During the 2009-2010 academic year, I was lucky enough to be on a Fulbright scholarship in Dhaka, Bangladesh. During this time, I engaged in language classes and undertook a research project looking at how upper-middle-class women in Dhaka negotiate the pressures of religion, Westernization, and national identity through sexuality. I chose this topic in part because the world of upper-class women is rarely studied. I also chose this because, in coming to Bangladesh with a degree in anthropology and politics from IC, I was aware of the unequal power relationships that are inevitable when a wealthy, educated foreign woman goes to study Bangladeshi culture. I wanted to work against the traditional power hierarchy of rich white researcher studying poor people of color in rural areas, and, as a result, I decided to focus my research on a class that is higher in wealth, education, and status than myself.
Ten years ago in Bangladesh, these middle-class women did not wear Western clothing, love marriages were rare, and there were no coffee shops, hookah bars, or parties at hotels--locations that have now become meeting centers for young couples. In my research, I have found that today, these women are active in engaging in romantic relationships and thinking about sexual intimacy as something they can control. The purpose of this project is to make sense of how women have negotiated these cultural changes and how their thought processes surrounding these issues change over the course of their life. At the end of the grant period, I completed a collection of narratives about the women I interviewed and am working on an article about the major issues I observed.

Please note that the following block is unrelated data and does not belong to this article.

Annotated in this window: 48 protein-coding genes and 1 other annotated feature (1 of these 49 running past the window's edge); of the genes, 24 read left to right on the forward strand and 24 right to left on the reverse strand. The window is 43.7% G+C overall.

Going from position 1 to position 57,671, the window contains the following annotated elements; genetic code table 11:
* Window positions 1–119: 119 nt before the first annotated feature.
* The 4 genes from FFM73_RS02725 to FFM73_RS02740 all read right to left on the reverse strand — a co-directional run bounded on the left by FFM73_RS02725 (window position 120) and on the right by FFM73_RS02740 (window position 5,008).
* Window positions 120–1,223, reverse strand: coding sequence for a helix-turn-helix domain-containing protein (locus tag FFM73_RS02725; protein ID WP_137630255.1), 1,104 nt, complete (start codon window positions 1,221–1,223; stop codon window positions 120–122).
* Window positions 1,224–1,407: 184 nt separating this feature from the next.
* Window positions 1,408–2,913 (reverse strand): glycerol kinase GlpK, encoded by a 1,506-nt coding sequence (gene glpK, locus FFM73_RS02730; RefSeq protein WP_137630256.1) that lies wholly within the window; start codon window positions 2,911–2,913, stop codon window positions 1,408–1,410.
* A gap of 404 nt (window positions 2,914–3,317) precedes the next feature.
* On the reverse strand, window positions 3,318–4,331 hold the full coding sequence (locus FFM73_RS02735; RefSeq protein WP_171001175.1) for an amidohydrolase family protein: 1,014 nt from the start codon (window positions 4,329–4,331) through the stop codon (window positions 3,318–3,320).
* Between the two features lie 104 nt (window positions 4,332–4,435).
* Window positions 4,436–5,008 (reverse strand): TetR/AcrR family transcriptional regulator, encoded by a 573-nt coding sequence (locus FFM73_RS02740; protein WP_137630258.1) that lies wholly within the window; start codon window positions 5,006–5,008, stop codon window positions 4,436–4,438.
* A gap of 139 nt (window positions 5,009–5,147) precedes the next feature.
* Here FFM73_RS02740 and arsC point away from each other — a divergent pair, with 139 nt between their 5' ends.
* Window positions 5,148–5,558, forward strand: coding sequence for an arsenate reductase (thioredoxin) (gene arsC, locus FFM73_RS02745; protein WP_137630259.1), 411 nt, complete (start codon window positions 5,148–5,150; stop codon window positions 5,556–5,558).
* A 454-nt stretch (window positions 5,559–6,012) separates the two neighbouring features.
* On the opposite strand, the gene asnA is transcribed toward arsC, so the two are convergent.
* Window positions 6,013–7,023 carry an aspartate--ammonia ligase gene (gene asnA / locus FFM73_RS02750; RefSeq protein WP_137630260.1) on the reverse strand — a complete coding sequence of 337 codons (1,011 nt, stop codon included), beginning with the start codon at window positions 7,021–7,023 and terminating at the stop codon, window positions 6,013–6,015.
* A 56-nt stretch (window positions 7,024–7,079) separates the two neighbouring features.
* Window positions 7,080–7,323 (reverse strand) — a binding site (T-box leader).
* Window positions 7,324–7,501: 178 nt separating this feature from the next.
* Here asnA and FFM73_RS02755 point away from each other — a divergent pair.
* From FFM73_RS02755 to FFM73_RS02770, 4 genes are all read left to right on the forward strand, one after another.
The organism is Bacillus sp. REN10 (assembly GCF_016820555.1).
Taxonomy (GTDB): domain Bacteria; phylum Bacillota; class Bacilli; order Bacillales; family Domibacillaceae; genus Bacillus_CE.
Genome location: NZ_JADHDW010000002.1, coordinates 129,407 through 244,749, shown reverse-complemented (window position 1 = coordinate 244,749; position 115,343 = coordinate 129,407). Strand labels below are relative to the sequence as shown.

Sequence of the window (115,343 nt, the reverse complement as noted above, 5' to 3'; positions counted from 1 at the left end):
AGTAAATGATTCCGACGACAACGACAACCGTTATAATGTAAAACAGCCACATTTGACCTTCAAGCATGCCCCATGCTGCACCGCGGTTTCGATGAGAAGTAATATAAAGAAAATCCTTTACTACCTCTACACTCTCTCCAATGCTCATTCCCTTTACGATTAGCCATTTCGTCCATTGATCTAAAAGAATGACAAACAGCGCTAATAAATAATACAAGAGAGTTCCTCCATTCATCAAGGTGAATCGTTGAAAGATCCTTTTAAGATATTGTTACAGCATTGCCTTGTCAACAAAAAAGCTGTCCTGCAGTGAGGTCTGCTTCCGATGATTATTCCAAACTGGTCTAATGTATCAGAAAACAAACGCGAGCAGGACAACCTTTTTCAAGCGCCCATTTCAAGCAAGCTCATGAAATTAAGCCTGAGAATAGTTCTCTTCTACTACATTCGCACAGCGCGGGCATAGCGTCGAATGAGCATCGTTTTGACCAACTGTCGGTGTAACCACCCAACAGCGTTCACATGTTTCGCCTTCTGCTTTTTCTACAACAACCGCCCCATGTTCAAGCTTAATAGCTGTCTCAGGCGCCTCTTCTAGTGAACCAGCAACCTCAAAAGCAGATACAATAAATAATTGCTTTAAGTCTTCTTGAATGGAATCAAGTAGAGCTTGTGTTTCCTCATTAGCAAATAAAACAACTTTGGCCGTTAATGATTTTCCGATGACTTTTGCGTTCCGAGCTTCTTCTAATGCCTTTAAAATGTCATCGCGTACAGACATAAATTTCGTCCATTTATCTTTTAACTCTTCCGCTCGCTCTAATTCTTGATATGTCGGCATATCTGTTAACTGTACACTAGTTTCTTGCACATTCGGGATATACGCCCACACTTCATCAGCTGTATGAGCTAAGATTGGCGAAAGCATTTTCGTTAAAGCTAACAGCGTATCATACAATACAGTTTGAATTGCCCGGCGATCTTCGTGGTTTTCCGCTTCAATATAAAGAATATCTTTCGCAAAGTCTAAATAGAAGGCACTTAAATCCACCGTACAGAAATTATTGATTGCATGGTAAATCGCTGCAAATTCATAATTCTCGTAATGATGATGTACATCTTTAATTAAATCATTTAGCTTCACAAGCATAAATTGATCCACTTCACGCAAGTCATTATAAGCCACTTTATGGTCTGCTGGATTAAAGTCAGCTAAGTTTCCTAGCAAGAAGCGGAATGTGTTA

Working on this project has transformed me tremendously, and I plan to continue doing research in this area in the fall, when I move to New York to work with a Bangladeshi professor who is studying patterns of sexuality in the diaspora community on a Fulbright grant to the United States.
--Melendy Krantz '09 (anthropology and politics)